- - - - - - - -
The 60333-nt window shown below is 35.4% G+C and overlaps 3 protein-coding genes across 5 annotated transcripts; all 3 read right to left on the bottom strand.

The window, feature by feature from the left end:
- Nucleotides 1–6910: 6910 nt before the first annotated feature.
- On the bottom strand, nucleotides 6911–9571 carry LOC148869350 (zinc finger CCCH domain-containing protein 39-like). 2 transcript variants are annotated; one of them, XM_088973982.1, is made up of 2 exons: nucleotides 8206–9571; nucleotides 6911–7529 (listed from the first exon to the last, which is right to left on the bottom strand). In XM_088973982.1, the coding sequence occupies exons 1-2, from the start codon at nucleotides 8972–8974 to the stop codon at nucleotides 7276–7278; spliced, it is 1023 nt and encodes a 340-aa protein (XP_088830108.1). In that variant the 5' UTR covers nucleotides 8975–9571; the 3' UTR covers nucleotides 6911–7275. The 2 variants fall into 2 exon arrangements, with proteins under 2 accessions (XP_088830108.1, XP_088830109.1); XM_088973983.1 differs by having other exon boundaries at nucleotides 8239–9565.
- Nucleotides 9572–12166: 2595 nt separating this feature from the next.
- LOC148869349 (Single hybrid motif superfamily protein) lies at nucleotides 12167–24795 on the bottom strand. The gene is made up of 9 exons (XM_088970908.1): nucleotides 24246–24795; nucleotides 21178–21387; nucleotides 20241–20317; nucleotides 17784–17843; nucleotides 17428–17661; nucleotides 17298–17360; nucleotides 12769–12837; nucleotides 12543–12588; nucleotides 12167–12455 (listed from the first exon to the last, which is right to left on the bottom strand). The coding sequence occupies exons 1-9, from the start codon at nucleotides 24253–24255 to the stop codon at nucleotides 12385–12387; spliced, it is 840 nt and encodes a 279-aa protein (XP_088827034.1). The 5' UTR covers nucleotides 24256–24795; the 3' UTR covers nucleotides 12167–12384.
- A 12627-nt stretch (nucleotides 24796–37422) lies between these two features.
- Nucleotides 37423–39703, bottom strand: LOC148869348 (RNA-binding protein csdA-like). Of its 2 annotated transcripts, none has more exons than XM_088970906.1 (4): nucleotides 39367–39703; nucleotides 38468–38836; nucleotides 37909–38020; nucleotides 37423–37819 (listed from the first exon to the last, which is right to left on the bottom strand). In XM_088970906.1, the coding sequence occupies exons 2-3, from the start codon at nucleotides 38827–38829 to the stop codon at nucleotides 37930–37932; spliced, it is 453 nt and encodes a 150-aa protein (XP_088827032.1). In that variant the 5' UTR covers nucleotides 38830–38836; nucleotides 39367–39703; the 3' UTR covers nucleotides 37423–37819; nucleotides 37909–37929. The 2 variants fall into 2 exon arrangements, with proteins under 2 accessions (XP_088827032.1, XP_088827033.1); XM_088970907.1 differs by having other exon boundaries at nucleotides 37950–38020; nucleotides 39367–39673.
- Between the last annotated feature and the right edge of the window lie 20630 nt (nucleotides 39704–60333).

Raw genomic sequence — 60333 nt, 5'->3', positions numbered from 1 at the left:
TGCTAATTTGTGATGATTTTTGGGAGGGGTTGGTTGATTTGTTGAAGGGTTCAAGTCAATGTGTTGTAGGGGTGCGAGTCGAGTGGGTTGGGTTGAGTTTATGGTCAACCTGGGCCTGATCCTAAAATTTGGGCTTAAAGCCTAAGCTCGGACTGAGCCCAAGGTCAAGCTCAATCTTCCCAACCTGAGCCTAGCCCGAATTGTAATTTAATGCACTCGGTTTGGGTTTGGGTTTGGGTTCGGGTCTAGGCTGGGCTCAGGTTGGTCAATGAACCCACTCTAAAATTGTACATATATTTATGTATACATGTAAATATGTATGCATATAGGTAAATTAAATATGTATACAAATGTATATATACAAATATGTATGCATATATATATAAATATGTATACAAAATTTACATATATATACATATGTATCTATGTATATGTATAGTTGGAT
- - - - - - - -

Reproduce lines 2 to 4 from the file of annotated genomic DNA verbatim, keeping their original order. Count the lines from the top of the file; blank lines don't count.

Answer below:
The window, feature by feature from the left end:
- Nucleotides 1–6910: 6910 nt before the first annotated feature.
- On the bottom strand, nucleotides 6911–9571 carry LOC148869350 (zinc finger CCCH domain-containing protein 39-like). 2 transcript variants are annotated; one of them, XM_088973982.1, is made up of 2 exons: nucleotides 8206–9571; nucleotides 6911–7529 (listed from the first exon to the last, which is right to left on the bottom strand). In XM_088973982.1, the coding sequence occupies exons 1-2, from the start codon at nucleotides 8972–8974 to the stop codon at nucleotides 7276–7278; spliced, it is 1023 nt and encodes a 340-aa protein (XP_088830108.1). In that variant the 5' UTR covers nucleotides 8975–9571; the 3' UTR covers nucleotides 6911–7275. The 2 variants fall into 2 exon arrangements, with proteins under 2 accessions (XP_088830108.1, XP_088830109.1); XM_088973983.1 differs by having other exon boundaries at nucleotides 8239–9565.